You get more – and, at the same time, rather less – than you might expect when renting a home in London. The ‘less’ element, being working showers, toilets, ovens, heating etc., while the ‘more’ is the company of unexpected furry friends in the bedroom and mushrooms growing in the most unexpected places.
Conditions in some rented properties in the capital are so bad that tenants have been sharing their stories about what they get for their money using a Generation Rent hashtag: #VentYourRent.
Generation Rent, which has had a challenging path to becoming a known and largely respected consumer champion, launched the social media campaign to give tenants a platform to voice their problems.
The national press has, naturally, got right behind the campaign, but while they vilify landlords and indeed their agents at any possible opportunity, is the problem as widespread as the campaign would indicate?
Amongst many, The Sun reports that Twitter and Tumblr have attracted ‘throngs of young people sharing pictures of themselves holding signs showing how much they pay, where they live and their dreadful experiences. Cockroaches, mice, lack of sunlight and ‘no bed.’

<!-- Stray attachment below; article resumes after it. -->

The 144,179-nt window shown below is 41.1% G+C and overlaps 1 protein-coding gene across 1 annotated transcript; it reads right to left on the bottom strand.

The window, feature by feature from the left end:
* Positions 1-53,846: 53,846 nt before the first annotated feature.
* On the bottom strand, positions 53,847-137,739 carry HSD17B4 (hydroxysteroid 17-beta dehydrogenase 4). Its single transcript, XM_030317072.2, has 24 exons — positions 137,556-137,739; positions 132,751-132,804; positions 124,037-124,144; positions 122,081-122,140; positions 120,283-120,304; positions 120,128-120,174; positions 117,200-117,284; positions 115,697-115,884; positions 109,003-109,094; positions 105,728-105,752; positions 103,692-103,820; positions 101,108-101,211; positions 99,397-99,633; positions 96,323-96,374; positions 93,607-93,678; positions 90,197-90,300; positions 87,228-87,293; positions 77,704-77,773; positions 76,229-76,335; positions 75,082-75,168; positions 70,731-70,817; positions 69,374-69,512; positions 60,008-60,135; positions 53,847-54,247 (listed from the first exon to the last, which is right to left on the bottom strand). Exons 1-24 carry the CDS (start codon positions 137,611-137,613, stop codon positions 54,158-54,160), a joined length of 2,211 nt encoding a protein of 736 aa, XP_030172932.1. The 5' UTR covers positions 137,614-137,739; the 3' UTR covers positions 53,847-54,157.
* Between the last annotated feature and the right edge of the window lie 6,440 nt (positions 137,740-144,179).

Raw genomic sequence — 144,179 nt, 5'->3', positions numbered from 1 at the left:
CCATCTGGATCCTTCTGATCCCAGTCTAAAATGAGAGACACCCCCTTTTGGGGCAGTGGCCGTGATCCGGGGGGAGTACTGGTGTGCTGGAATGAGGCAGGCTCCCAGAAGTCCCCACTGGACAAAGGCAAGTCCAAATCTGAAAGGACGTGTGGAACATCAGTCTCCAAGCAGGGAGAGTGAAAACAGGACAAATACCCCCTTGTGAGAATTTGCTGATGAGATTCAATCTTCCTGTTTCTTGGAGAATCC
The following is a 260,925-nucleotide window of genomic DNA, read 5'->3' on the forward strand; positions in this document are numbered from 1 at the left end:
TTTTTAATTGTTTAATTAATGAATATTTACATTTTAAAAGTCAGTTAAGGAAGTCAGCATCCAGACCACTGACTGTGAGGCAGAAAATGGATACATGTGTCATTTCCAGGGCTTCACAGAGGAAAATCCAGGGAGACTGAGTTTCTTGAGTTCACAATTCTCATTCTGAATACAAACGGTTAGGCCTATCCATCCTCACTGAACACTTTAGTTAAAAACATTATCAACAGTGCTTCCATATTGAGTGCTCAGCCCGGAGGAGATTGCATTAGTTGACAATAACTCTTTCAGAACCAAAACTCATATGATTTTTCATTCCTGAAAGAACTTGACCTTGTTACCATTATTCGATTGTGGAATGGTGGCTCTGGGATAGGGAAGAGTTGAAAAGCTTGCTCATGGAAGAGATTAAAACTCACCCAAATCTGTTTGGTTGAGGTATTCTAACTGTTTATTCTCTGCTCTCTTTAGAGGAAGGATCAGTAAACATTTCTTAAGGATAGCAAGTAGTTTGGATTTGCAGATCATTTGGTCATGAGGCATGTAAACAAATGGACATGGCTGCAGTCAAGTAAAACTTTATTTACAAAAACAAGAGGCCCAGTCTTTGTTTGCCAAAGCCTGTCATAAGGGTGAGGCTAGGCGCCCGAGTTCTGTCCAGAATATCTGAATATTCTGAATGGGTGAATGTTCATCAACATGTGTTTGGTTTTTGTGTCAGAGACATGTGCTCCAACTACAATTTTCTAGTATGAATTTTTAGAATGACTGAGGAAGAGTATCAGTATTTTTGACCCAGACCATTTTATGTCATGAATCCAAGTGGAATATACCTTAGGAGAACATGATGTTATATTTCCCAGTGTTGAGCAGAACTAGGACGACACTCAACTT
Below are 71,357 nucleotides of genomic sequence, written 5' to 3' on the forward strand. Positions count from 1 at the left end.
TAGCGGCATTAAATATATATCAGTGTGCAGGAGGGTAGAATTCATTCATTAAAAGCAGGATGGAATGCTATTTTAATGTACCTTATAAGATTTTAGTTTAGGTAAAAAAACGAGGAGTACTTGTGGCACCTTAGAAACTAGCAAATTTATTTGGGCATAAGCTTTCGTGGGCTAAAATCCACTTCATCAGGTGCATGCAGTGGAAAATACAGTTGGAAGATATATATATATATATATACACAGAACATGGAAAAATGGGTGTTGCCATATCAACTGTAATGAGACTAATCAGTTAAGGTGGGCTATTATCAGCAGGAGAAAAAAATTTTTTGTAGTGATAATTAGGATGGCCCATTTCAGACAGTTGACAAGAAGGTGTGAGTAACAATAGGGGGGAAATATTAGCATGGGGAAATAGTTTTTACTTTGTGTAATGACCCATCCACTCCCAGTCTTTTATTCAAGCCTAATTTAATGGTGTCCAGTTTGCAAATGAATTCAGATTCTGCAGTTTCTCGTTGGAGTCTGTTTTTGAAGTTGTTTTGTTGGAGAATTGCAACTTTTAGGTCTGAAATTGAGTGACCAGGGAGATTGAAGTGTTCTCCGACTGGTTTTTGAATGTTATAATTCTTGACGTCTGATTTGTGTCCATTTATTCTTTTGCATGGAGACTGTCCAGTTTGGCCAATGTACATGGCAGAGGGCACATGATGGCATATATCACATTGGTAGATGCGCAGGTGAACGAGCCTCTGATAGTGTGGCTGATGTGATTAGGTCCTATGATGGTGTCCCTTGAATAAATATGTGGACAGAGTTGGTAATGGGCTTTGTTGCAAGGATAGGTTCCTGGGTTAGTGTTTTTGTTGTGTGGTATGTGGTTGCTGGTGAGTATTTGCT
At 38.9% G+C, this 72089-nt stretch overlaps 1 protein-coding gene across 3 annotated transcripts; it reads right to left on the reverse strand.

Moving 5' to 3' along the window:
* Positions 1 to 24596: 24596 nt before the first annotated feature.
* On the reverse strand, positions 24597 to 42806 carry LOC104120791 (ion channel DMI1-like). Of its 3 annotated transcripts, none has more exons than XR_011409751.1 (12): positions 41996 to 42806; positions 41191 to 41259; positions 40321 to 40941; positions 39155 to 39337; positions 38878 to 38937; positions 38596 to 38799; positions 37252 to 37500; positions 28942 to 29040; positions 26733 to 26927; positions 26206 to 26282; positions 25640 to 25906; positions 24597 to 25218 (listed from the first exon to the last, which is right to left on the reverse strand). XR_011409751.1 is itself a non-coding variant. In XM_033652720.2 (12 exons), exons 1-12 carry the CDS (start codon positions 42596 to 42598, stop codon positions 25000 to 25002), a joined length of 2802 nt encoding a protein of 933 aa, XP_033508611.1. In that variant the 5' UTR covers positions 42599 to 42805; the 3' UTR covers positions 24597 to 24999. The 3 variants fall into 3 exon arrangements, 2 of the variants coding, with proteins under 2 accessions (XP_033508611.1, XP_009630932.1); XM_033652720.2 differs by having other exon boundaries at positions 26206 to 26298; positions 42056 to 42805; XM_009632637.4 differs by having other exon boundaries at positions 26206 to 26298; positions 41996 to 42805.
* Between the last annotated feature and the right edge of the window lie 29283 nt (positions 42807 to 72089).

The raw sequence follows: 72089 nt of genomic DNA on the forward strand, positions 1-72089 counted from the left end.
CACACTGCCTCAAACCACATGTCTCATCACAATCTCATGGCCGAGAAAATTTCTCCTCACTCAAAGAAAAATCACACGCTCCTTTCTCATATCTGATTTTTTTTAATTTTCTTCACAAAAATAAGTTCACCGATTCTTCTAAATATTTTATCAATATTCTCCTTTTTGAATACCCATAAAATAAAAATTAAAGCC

According to Generation Rent, “more than half of all 20 to 39 year olds will be forced to rent by the year 2025” but, they add, “30 per cent of privately rented homes are considered non-decent.”
The future for private sector renting
Roger Southam, Founder of UKAA, the new trade organisation representing the professional rented sector told Jungledrums that, “It is unacceptable that tenants should have to live in the conditions described by those who shared their stories on social media.
“The UKAA is being formed precisely to combat situations like these and raise standards in the rental market. We want to drive up professionalism in the rental sector by helping landlords deliver better customer service, where the renter comes first.
“The formation of the UKAA comes at a crucial time, when home ownership is out of the reach of many thousands, especially those in urban areas. We encourage key industry players to join us and help us eradicate the poor standards of accommodation and service that tenants in London, and the rest of the UK, are facing, and create a rental market modelled on quality homes and professional standards of service.”
The UK Apartment Association (UKAA) is the first cross-industry trade body dedicated to driving the professionalisation of the build to rent sector. It launched earlier this month and a growing number of rental market operators, developers and suppliers, including some of the sector’s biggest names, such as Greystar, Savills, and Roomservice, have already signed up to membership.